Suddenly, Crook understood. While he is now testing his idea of marketing memory clinics, he is also developing memory aids. Says the once-reluctant capitalist: "We now have a video that could be described as the Jane Fonda Workout tape for memory."

Stranger things have happened.

And if Crook's idea works, it will be for the most simple reason of all. Somebody wanted his (modified) product.


Before you make it, figure out whether it can be sold

Ideas themselves are worthless. Unless someone is willing to pay you for what you have, you're going to go broke real quick.

Here are four basic marketing questions to ask before you even think of trying to develop your great idea.

* Is it unique? If so, you're in trouble. The problem with truly original inventions -- the Polaroid camera, Tofutti (tofu-based "ice cream"), Le Funelle -- lies in the very fact that what you are trying to sell has never before existed. You'll have to spend a lot of time and money explaining what you have. If you sell premium ice cream, people instantly know what you have. Explaining Le Funelle takes a lot longer.

* Will Mikey like it? If you have ever tried to get a six-year-old to eat kelp -- or carrots, for that matter -- you understand the problem. People have certain expectations, and you are better off not trying to change them. If it looks funny, they are probably not going to eat it. If it's made up of funny components (like tuna in hot dogs), they are going to have their doubts.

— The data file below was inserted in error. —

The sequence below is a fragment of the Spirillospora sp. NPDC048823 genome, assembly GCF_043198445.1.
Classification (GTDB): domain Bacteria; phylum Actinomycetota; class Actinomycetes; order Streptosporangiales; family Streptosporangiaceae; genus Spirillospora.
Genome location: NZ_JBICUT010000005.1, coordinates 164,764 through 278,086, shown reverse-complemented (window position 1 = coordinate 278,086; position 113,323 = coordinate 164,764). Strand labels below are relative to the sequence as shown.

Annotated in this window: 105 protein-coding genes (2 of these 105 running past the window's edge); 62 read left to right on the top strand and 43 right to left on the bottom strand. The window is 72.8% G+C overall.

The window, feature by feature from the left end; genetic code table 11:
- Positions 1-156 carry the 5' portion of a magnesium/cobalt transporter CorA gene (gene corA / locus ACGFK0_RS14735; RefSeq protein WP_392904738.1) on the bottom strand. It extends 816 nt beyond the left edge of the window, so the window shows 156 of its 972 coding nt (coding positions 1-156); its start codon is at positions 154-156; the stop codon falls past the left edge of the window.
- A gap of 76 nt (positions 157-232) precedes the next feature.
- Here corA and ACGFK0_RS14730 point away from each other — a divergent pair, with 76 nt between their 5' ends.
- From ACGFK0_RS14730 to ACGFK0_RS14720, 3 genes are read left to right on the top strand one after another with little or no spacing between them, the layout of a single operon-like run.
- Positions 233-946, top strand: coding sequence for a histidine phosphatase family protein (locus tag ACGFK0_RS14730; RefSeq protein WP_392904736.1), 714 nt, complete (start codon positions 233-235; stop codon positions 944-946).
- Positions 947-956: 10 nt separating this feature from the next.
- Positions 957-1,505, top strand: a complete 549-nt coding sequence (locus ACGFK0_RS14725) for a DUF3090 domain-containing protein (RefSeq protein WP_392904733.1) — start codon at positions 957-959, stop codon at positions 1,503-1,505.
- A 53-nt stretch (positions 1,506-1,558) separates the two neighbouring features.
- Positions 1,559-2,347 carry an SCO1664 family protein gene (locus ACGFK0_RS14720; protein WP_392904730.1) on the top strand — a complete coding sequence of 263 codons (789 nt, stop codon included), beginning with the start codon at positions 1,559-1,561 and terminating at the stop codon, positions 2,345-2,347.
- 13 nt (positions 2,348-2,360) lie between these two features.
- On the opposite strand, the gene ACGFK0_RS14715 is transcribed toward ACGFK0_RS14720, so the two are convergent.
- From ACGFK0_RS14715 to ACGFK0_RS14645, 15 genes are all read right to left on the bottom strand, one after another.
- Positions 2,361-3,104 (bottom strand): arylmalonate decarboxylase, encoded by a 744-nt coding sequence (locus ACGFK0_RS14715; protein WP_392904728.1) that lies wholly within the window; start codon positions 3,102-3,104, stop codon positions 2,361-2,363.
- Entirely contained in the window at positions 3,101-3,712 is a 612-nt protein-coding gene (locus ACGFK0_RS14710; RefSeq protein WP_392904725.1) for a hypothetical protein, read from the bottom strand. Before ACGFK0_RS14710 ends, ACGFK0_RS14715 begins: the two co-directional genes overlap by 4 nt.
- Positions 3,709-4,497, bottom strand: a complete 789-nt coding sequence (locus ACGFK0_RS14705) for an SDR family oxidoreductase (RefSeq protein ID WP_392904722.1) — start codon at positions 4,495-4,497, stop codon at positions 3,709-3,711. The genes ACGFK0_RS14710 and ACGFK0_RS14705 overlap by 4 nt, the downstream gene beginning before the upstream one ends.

* Why should anybody care? In the early days of the personal computer, marketers had a problem. They couldn't figure why anybody would want this new gadget. So they tried to sell it as a fancy way to balance your checkbook and file recipes. Since people were perfectly happy balancing their checkbooks with calculators and keeping recipes on index cards, they stayed away. If people are happy with what they have, they are not going to switch. Witness Coca-Cola's difficulties in winning converts to "new" Coke.

* Does the market want me to change? If the market says change . . . then do it. If people want to buy military all-terrain vehicles, you take off the camouflage and sell them a jeep. If you're selling Alzheimer's testing centers, and people are looking for memory tricks, give them memory tricks.